No doubt one of the most revolutionary tools for the RF side of broadcasting was the advent of the network analyzer. Prior to its invention, measuring the response of an antenna system was more or less limited to using a bridge or vector voltmeter, a swept spectrum analyzer with return loss bridge, or the reflected power meter on the transmitter. Each of these methods had limitations that were ultimately eliminated with the network analyzer.
Using a bridge or vector voltmeter, while reasonably accurate at measured frequencies, was very time consuming. Graphical interpolation between the measurement frequencies often induced substantial error in the measured data, although this was less of an issue for FM antennas and shorter line runs. Spectrum analyzer methodologies are quicker and provide greater resolution and less error, but are unable to present the entire story. You may be able to determine that a problem exists; however, where that problem is located typically remains a mystery. Finally, using the reflected power meter to tune an antenna is an absolute no-no. While the transmitter meter is useful for noting changes, this methodology is wholly unsuitable for any meaningful adjustment, and can mistune the antenna substantially enough to result in a combustible failure.
Network analyzers come in two flavors: scalar and vector. The scalar network analyzer provides essentially the same information as a swept spectrum analyzer with a return loss bridge, and is thus not as robust a tool as its big brother the vector network analyzer or VNA. Vector analyzers measure both magnitude and phase of the response, from which all of the important other data formats can be mathematically calculated.
The basis of the calculations in the VNA is S-parameters. S-parameters work by characterizing a network, in this case an antenna or RF system, through the use of matched loads instead of open and/or short circuit conditions. It is much simpler to characterize a resistive load across a wide range of frequencies than it is to accurately represent a true open or short circuit condition. For broadcasting applications we typically are interested in the S11 and S12 cases. The S12 case arises when examining the insertion characteristics of filters or combiners, and is the response looking from port 1 through port 2 of the system. The S11 case is the response when the reflected signal at the input is compared to the incident signal, which is the measurement mode used when viewing what is seen by the transmitter.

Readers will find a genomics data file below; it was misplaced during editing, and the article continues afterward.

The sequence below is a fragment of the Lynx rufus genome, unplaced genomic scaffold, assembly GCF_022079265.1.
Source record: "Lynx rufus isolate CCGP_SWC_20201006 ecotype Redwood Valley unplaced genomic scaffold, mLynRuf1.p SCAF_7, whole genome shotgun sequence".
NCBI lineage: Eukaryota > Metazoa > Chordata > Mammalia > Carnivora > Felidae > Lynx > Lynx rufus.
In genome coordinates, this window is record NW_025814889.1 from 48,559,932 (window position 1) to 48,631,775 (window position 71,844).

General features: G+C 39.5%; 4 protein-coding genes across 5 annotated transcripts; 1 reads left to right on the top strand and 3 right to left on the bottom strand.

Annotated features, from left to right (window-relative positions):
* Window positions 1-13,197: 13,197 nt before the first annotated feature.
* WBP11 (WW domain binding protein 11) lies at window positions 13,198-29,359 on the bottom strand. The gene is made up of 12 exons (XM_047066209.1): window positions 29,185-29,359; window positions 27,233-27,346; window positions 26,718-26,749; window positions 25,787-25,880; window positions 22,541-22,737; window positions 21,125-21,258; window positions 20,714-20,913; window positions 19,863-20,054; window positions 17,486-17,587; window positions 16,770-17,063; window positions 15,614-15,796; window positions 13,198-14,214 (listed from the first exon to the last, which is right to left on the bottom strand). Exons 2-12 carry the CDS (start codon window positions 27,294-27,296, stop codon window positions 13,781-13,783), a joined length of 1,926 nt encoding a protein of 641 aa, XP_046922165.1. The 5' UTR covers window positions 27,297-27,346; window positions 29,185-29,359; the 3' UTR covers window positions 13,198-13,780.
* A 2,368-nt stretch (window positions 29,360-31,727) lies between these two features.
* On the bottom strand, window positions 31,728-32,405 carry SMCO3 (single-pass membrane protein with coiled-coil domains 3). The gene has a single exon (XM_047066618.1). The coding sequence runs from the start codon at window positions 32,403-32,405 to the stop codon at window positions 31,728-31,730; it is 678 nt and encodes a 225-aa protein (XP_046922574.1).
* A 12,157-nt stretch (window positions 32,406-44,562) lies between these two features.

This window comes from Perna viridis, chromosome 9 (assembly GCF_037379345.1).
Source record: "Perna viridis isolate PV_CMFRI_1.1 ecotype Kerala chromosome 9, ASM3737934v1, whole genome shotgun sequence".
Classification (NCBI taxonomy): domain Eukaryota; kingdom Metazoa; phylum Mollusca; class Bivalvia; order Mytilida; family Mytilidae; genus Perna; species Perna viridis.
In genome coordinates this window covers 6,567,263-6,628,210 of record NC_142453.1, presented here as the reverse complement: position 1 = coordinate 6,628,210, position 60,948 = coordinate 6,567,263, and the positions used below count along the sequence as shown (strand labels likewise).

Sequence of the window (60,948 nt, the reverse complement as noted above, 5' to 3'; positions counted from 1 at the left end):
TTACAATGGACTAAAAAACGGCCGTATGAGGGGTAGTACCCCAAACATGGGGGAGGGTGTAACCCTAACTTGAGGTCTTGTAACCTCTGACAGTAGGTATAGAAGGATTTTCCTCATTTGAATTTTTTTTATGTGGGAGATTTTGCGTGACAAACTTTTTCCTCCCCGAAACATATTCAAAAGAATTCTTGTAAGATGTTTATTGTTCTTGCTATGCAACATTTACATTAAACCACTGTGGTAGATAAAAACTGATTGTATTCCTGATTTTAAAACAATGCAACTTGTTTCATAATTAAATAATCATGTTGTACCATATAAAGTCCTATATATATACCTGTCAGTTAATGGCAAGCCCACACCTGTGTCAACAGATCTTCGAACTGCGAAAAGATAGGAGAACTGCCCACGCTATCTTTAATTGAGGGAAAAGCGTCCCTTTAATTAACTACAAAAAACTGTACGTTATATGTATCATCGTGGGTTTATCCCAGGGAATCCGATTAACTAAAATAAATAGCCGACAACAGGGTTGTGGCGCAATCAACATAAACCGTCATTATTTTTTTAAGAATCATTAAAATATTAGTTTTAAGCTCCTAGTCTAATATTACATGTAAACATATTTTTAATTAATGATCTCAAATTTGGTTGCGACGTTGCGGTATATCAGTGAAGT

The stock VNA will usually only provide information in the frequency domain. A plot in the frequency domain will have frequency on the horizontal or X axis and the magnitude of a particular quantity on the Y or vertical axis. So just off the shelf we can easily view formats such as VSWR, return loss, the linear magnitude of the reflection coefficient, and phase. When the magnitude and phase are combined, we are able to look at polar return loss and the Smith chart. These latter two formats will qualitatively indicate which end of the system a problem is occurring. Indeed with some experience this information can be gleaned from the Cartesian VSWR and return loss plots. The problem of course is where exactly in the system is the problem occurring?
The time domain option available on most modern vector analyzers solves this issue. In the time domain mode, the horizontal axis of Cartesian plots becomes time, while the vertical axis remains in terms of magnitude. Since it takes a finite amount of time for a signal to propagate through a transmission line, a particular "time" of interest is directly relatable to distance down the line. The time domain information is mathematically generated through the application of the inverse Fourier transform to the magnitude and phase acquired at each individual swept frequency. The result is that through the proper selection of measurement frequencies, an issue in a system can be located with very good accuracy.
To adequately depict the condition of an antenna system both the frequency and time domain must be considered. Frequency domain data provides a view of what the transmitter is actually seeing. The time domain data allows anomalies in the transmission line and the magnitude of the far end reflection, which was very important in analog television, to be quantified.
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